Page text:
Watson Buying Actavis For $5.6B

Watson is buying generic drug maker Actavis Group in a move that will make Watson in the world's third-biggest generic drug maker.

PARSIPPANY, N.J. (AP) -- Watson Pharmaceuticals Inc. is buying another generic drugmaker, Switzerland's Actavis Group, for about $5.6 billion in a move that will make Watson in the world's third-biggest generic drugmaker.

Watson, which has seen its profits surge since it started selling an authorized generic version of cholesterol blockbuster Lipitor in December, is now No. 4 globally. It had expected around $5.4 billion in revenue this year. It plans to pay for Actavis with term loan borrowings and the sale of new debt.

Privately held Actavis operates in more than 40 countries and sells more than 1,000 products. The companies said its revenue totaled $2.5 billion in 2011. Watson said the purchase should close during the fourth quarter of 2012, pending approval from regulators. If Actavis meets performance goals in 2012, its shareholders could get up to 5.5 million shares of Watson.

Watson CEO Paul Bisaro said in a statement that the deal will boost its position in Russia and Central and Eastern Europe, and complement its products in the U.S. After the deal is complete, more than 40 percent of Watson's generic drug revenue will come from outside the U.S., and Watson said it believes it will be able to reduce its annual costs by $300 million the three years after the deal closes.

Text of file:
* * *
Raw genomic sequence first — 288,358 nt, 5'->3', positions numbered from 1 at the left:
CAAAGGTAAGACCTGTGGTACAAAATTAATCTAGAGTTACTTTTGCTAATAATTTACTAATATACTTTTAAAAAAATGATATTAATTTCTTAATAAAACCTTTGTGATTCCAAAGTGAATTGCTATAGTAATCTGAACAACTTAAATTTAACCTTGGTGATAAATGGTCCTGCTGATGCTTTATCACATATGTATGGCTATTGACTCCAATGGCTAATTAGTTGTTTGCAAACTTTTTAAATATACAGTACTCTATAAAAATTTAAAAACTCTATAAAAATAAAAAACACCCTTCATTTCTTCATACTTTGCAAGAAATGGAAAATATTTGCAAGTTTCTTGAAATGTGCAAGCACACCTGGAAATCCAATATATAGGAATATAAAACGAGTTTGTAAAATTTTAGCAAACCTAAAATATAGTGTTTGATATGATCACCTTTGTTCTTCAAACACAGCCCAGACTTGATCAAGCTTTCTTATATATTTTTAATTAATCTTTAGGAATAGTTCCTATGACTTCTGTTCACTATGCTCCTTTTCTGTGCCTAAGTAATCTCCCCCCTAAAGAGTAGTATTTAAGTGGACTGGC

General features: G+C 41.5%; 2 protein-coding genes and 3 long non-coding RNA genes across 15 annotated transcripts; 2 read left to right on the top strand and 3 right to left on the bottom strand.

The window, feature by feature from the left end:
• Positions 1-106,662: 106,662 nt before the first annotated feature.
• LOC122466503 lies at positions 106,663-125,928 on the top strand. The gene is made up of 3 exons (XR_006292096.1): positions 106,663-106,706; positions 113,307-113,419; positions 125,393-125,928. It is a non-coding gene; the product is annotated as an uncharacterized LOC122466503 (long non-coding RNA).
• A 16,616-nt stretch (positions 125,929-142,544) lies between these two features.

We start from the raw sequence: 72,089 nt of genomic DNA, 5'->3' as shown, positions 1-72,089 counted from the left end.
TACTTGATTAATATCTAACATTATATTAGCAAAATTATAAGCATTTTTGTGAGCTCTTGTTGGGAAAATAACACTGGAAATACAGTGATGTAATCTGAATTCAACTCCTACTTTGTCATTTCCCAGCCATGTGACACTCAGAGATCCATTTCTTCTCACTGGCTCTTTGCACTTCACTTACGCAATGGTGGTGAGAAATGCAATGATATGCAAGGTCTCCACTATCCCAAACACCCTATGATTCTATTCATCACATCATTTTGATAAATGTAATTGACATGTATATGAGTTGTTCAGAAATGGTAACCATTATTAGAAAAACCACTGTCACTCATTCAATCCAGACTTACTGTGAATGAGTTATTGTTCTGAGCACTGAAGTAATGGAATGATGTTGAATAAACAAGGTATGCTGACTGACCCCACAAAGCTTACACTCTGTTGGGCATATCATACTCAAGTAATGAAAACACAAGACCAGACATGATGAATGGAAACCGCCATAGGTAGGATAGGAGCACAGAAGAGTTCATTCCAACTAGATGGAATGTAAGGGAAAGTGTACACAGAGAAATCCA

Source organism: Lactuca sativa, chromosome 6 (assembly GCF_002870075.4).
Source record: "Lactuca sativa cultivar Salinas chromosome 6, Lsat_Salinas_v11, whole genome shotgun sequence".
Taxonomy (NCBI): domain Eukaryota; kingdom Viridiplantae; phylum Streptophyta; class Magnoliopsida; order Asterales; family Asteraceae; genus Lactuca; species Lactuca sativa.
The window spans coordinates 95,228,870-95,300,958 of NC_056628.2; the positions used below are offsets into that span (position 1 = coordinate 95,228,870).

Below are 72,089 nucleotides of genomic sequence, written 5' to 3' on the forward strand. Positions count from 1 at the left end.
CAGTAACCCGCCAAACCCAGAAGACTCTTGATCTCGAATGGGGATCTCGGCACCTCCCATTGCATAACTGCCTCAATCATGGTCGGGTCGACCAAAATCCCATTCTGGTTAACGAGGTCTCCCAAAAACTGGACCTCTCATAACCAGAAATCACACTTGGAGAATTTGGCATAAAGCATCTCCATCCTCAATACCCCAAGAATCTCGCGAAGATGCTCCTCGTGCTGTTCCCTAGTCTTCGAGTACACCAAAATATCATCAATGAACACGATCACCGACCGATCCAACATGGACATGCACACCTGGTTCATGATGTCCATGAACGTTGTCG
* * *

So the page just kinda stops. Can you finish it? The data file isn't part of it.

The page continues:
Watson reported $4.58 billion in revenue in 2011, up 29 percent from the previous year, on sales of generic versions of drugs like Lipitor, the pain drug Kadian and attention deficit hyperactivity disorder treatment Concerta. It also expanded its business by buying generics maker Specifar Pharmaceuticals of Greece in May. That deal was valued at $563.1 million.

Watson also makes brand-name products like the enlarged-prostate drug Rapaflo. In December, Watson announced it is partnering with Amgen Inc., the world's biggest biotechnology company, to create "biosimilar" versions of several biologic medicines for cancer. Those drugs would be sold under a joint Amgen/Watson brand.

Teva Pharmaceutical Industries Ltd. of Israel is the world's largest generic drugmaker, with $13 billion in generic drug revenue in 2011. Sandoz, a unit of Swiss drugmaker Novartis AG, was No. 2 with $10.7 billion. Mylan Inc. of Pittsburgh had around $8 billion in sales for the year.

Actavis is headquartered in Zug, Switzerland. It has around 10,000 employees to Watson's 6,700. Watson is based in Parsippany, N.J.

Watson shares climbed $4.01, or 5.8 percent, to $73.70 in aftermarket trading. The stock is up 19.1 percent since March 21, when it was first reported that Watson was in talks to buy Actavis.

After the deal was announced, Moody's Investors Service backed its credit ratings on Watson but lowered its outlook to stable from positive. Fitch Ratings said it will downgrade Watson if the deal proceeds as planned because the deal would increase Watson's debt to $6.8 billion from $1.1 billion.

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